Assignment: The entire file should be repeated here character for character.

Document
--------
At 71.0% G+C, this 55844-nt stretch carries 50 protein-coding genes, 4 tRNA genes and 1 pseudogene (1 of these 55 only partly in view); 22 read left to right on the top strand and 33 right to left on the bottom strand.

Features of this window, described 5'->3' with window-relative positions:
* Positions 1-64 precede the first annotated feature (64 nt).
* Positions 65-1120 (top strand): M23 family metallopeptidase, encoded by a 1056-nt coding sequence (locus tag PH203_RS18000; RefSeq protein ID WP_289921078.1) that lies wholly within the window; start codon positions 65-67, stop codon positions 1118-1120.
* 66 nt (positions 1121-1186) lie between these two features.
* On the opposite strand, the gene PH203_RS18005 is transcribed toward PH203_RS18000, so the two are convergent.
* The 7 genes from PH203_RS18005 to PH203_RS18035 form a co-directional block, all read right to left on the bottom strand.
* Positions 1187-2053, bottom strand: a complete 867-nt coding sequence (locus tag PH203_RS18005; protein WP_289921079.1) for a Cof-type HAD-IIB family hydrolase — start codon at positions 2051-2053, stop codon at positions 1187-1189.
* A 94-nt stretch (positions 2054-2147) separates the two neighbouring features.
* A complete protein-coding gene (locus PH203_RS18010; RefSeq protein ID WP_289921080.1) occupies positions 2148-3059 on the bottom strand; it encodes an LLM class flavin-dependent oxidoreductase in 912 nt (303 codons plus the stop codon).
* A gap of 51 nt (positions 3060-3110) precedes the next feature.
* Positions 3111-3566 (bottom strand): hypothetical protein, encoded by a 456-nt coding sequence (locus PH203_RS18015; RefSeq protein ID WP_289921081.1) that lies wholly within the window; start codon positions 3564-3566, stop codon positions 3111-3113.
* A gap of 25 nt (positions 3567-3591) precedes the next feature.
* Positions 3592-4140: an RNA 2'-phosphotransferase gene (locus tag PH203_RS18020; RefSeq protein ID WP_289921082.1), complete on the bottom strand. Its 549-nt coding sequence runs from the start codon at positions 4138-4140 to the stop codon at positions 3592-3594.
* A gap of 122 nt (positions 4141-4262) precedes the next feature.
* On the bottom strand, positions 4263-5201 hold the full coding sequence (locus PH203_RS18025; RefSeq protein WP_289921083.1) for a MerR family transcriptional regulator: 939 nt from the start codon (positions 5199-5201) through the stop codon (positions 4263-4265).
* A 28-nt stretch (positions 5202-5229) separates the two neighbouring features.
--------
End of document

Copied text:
At 71.0% G+C, this 55844-nt stretch carries 50 protein-coding genes, 4 tRNA genes and 1 pseudogene (1 of these 55 only partly in view); 22 read left to right on the top strand and 33 right to left on the bottom strand.

Features of this window, described 5'->3' with window-relative positions:
* Positions 1-64 precede the first annotated feature (64 nt).
* Positions 65-1120 (top strand): M23 family metallopeptidase, encoded by a 1056-nt coding sequence (locus tag PH203_RS18000; RefSeq protein ID WP_289921078.1) that lies wholly within the window; start codon positions 65-67, stop codon positions 1118-1120.
* 66 nt (positions 1121-1186) lie between these two features.
* On the opposite strand, the gene PH203_RS18005 is transcribed toward PH203_RS18000, so the two are convergent.
* The 7 genes from PH203_RS18005 to PH203_RS18035 form a co-directional block, all read right to left on the bottom strand.
* Positions 1187-2053, bottom strand: a complete 867-nt coding sequence (locus tag PH203_RS18005; protein WP_289921079.1) for a Cof-type HAD-IIB family hydrolase — start codon at positions 2051-2053, stop codon at positions 1187-1189.
* A 94-nt stretch (positions 2054-2147) separates the two neighbouring features.
* A complete protein-coding gene (locus PH203_RS18010; RefSeq protein ID WP_289921080.1) occupies positions 2148-3059 on the bottom strand; it encodes an LLM class flavin-dependent oxidoreductase in 912 nt (303 codons plus the stop codon).
* A gap of 51 nt (positions 3060-3110) precedes the next feature.
* Positions 3111-3566 (bottom strand): hypothetical protein, encoded by a 456-nt coding sequence (locus PH203_RS18015; RefSeq protein ID WP_289921081.1) that lies wholly within the window; start codon positions 3564-3566, stop codon positions 3111-3113.
* A gap of 25 nt (positions 3567-3591) precedes the next feature.
* Positions 3592-4140: an RNA 2'-phosphotransferase gene (locus tag PH203_RS18020; RefSeq protein ID WP_289921082.1), complete on the bottom strand. Its 549-nt coding sequence runs from the start codon at positions 4138-4140 to the stop codon at positions 3592-3594.
* A gap of 122 nt (positions 4141-4262) precedes the next feature.
* On the bottom strand, positions 4263-5201 hold the full coding sequence (locus PH203_RS18025; RefSeq protein WP_289921083.1) for a MerR family transcriptional regulator: 939 nt from the start codon (positions 5199-5201) through the stop codon (positions 4263-4265).
* A 28-nt stretch (positions 5202-5229) separates the two neighbouring features.